Questions now swirl about Turkey, key Western ally

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Turkish President Recep Tayyip Erdogan has emerged triumphant and possibly stronger from a failed coup attempt, meaning that Turkey's pivotal roles as an ally in the U.S.-led war against the Islamic State group and a guarantor of refugee agreements with Europe are likely to remain intact for now.

However, looming tension over Fethullah Gulen, a U.S.-based Islamic cleric blamed by Erdogan for the rebellion, could strain ties between Turkey and the United States, which says it would assess any Turkish extradition request. Gulen denies involvement in the unrest.

An expected purge of military factions responsible for the attempted putsch, however, could leave the armed forces in turmoil and overstretched. While trying to rebuild with loyalists, the military must continue to confront autonomy-seeking Kurdish rebels in Turkey and control its turbulent border with war-torn Syria.

Turkey is a strategic US ally at the crossroads of the Asian and European continents and abuts Mideast conflict zones. It is a majority-Muslim country in NATO and a key partner in efforts to solve international challenges, including terrorism and mass migration, as well as being an important interlocutor with regional powers such as Iran and Russia.

U.S., European and other world leaders have condemned the assault on Erdogan's democratically elected government, while watching for further fallout from the uprising on Turkey, which was seen as a generally stable partner in a neighborhood plagued by upheaval.

The United States is monitoring the situation closely, in part because it stages air strikes from Turkey's Incirlik air base against Islamic extremists in Syria and Iraq. The Turkish government closed the airspace around Incirlik for several hours on Saturday following the coup attempt, although there was no indication of a long-term negative effect on US operations.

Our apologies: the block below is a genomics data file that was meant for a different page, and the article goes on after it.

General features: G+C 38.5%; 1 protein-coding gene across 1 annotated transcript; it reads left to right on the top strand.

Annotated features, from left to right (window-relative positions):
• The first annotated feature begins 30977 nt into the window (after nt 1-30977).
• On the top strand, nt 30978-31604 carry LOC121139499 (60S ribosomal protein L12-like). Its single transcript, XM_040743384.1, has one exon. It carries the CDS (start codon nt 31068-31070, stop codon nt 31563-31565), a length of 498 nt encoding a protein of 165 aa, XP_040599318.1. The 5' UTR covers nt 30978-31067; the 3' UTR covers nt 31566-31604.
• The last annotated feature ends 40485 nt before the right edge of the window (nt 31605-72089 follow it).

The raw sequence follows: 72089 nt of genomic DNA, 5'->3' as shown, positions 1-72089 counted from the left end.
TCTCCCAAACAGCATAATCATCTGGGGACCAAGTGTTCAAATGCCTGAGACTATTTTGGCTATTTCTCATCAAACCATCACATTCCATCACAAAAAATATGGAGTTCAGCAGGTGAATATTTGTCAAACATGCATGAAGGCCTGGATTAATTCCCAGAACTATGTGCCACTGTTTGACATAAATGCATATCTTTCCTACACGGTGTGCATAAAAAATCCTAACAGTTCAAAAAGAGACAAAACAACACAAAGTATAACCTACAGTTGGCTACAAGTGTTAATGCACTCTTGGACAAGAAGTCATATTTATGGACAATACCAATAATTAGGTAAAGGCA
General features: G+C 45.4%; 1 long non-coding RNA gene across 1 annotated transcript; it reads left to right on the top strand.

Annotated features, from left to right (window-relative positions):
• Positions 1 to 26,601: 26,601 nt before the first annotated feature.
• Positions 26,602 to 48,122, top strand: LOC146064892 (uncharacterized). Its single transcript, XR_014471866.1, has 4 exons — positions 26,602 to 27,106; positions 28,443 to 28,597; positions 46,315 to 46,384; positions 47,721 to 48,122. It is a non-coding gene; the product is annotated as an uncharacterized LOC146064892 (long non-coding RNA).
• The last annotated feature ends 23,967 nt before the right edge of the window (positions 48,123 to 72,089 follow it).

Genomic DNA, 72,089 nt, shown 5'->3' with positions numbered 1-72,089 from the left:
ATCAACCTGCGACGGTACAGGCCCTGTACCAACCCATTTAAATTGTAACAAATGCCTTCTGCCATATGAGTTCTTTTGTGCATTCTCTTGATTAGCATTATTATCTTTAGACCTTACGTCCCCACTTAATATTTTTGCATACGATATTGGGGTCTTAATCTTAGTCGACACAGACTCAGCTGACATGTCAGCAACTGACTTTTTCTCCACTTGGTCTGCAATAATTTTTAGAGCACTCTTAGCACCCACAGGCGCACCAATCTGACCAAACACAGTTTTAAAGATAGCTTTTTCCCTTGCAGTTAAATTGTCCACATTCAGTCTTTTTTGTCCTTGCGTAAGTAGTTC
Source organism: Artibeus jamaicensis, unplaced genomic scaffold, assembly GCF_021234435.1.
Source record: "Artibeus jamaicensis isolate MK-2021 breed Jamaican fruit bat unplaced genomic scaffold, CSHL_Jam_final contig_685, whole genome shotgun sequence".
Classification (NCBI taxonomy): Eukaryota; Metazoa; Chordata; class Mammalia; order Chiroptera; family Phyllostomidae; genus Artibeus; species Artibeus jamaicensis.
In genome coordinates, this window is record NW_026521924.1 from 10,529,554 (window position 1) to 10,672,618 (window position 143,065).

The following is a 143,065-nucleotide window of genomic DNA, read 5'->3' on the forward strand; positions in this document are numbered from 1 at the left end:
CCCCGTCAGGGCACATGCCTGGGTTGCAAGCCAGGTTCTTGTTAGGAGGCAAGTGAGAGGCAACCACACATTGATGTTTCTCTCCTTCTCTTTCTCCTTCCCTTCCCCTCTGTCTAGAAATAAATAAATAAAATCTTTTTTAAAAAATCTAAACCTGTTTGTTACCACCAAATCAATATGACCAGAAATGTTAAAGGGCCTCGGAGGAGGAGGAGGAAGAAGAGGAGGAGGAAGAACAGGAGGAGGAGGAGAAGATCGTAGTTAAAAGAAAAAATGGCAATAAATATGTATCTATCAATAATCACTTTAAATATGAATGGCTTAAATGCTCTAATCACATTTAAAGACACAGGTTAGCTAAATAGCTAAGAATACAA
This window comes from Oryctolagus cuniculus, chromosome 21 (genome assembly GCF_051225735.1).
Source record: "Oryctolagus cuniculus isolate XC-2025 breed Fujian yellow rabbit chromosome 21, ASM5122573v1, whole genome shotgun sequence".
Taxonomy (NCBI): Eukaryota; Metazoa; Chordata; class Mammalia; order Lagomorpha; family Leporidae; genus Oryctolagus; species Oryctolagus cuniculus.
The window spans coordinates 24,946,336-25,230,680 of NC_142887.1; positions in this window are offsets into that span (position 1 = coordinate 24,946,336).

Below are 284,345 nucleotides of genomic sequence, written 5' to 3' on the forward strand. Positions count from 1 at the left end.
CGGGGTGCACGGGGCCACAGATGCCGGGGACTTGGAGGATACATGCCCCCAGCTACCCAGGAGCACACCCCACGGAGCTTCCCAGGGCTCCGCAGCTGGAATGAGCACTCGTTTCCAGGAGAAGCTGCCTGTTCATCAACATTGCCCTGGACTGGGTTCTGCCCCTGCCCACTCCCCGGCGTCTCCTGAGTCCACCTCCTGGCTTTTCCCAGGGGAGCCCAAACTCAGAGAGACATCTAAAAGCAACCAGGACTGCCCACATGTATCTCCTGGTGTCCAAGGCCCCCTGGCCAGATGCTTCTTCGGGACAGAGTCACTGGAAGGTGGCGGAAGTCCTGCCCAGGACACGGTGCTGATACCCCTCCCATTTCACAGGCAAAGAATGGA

The uprising was launched Friday night with military jets overhead, tanks and soldiers in the streets and firepower that left at least 161 dead and 1,440 wounded, according to the government. It appears to have been led by air force, military police and armored units, but not the senior commanders of the military, who closed ranks behind Erdogan and put down the putsch early Saturday. Even opposition political parties condemned the attempt to oust the government.

Nearly 3,000 accused plotters already have been detained and new purges in the military are expected to remove any sympathizers among soldiers and officers. This continued internal turmoil could be a challenge for the armed forces as they battle Kurdish rebels and support the campaign against the Islamic State group.

On Saturday, Turkey's state-run news agency said the commander of the country's second army was arrested in connection with the coup. The second army is based in eastern Turkey to counter threats from Syria, Iran and Iraq.